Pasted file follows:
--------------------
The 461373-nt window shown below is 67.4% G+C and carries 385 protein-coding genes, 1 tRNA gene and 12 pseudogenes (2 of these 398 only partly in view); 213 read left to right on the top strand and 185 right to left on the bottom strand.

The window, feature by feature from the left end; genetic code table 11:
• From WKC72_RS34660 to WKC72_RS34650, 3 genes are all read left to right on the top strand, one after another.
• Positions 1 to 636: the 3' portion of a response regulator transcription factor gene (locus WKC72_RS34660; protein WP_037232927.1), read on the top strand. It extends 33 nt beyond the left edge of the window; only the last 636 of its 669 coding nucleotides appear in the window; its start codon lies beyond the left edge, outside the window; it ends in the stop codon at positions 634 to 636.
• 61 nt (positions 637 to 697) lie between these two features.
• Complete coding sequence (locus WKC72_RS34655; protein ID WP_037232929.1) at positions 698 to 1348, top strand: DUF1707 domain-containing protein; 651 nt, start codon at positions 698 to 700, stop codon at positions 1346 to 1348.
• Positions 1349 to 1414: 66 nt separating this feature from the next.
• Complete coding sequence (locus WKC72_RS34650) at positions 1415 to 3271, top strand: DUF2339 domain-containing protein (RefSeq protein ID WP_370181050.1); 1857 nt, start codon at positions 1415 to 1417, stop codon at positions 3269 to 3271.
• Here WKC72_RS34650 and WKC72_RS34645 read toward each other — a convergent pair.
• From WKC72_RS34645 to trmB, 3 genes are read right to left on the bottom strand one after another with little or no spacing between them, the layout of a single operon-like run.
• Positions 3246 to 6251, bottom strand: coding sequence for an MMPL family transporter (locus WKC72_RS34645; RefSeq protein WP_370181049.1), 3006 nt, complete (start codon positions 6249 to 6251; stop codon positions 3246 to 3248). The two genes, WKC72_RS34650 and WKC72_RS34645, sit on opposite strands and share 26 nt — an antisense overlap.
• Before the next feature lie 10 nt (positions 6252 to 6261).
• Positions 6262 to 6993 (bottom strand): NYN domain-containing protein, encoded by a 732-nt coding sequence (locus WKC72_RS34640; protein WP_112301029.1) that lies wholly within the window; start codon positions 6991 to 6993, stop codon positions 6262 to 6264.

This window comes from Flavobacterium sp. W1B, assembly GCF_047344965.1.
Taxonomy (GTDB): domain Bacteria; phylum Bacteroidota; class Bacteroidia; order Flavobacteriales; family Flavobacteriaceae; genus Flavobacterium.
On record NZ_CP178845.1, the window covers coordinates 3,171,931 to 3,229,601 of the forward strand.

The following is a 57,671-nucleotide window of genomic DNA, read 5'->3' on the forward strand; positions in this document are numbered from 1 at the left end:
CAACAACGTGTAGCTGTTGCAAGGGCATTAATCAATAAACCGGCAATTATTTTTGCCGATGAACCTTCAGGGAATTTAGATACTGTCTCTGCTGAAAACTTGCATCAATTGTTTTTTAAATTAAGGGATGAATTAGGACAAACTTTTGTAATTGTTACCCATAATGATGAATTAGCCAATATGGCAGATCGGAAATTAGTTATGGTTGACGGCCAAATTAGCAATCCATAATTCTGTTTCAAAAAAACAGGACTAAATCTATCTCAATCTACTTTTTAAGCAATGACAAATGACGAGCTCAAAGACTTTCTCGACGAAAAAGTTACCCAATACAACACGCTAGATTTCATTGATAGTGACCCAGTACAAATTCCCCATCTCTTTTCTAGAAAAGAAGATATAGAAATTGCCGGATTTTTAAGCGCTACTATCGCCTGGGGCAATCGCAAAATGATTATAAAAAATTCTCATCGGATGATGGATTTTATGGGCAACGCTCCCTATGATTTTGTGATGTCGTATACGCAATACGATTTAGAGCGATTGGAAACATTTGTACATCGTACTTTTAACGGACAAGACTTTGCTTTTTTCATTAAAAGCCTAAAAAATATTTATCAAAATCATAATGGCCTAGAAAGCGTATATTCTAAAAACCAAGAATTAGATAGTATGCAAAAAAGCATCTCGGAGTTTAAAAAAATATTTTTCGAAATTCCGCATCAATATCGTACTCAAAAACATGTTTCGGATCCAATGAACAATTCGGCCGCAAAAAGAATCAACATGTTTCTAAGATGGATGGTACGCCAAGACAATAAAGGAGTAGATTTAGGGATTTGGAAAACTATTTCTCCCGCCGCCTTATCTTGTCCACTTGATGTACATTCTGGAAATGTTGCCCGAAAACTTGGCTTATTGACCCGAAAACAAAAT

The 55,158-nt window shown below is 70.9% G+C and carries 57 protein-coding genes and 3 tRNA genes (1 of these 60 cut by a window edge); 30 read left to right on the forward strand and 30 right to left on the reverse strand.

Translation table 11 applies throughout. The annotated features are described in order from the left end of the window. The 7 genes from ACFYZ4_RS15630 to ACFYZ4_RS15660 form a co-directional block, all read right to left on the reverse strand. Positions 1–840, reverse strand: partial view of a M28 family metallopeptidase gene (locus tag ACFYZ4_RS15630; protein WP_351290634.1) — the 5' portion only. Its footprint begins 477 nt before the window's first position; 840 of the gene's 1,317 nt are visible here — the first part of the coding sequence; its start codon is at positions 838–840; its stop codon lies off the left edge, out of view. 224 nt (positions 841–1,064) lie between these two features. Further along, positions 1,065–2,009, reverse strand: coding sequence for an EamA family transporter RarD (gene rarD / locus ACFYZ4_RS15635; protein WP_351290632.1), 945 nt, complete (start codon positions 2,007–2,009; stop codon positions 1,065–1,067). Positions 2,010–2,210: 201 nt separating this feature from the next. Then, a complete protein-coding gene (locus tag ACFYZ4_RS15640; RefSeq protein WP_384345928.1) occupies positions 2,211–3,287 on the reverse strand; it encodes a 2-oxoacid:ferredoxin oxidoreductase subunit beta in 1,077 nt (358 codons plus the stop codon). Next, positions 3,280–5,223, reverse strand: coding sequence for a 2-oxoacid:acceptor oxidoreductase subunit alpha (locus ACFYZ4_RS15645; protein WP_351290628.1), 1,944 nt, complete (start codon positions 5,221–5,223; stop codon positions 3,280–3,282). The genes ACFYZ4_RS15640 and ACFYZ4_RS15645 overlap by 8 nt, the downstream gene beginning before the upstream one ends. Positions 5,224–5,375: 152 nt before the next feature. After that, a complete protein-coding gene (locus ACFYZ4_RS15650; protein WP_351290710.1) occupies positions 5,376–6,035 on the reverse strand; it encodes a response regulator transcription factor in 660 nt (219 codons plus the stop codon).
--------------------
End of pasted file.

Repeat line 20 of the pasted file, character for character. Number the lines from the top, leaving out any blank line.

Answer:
Translation table 11 applies throughout. The annotated features are described in order from the left end of the window. The 7 genes from ACFYZ4_RS15630 to ACFYZ4_RS15660 form a co-directional block, all read right to left on the reverse strand. Positions 1–840, reverse strand: partial view of a M28 family metallopeptidase gene (locus tag ACFYZ4_RS15630; protein WP_351290634.1) — the 5' portion only. Its footprint begins 477 nt before the window's first position; 840 of the gene's 1,317 nt are visible here — the first part of the coding sequence; its start codon is at positions 838–840; its stop codon lies off the left edge, out of view. 224 nt (positions 841–1,064) lie between these two features. Further along, positions 1,065–2,009, reverse strand: coding sequence for an EamA family transporter RarD (gene rarD / locus ACFYZ4_RS15635; protein WP_351290632.1), 945 nt, complete (start codon positions 2,007–2,009; stop codon positions 1,065–1,067). Positions 2,010–2,210: 201 nt separating this feature from the next. Then, a complete protein-coding gene (locus tag ACFYZ4_RS15640; RefSeq protein WP_384345928.1) occupies positions 2,211–3,287 on the reverse strand; it encodes a 2-oxoacid:ferredoxin oxidoreductase subunit beta in 1,077 nt (358 codons plus the stop codon). Next, positions 3,280–5,223, reverse strand: coding sequence for a 2-oxoacid:acceptor oxidoreductase subunit alpha (locus ACFYZ4_RS15645; protein WP_351290628.1), 1,944 nt, complete (start codon positions 5,221–5,223; stop codon positions 3,280–3,282). The genes ACFYZ4_RS15640 and ACFYZ4_RS15645 overlap by 8 nt, the downstream gene beginning before the upstream one ends. Positions 5,224–5,375: 152 nt before the next feature. After that, a complete protein-coding gene (locus ACFYZ4_RS15650; protein WP_351290710.1) occupies positions 5,376–6,035 on the reverse strand; it encodes a response regulator transcription factor in 660 nt (219 codons plus the stop codon).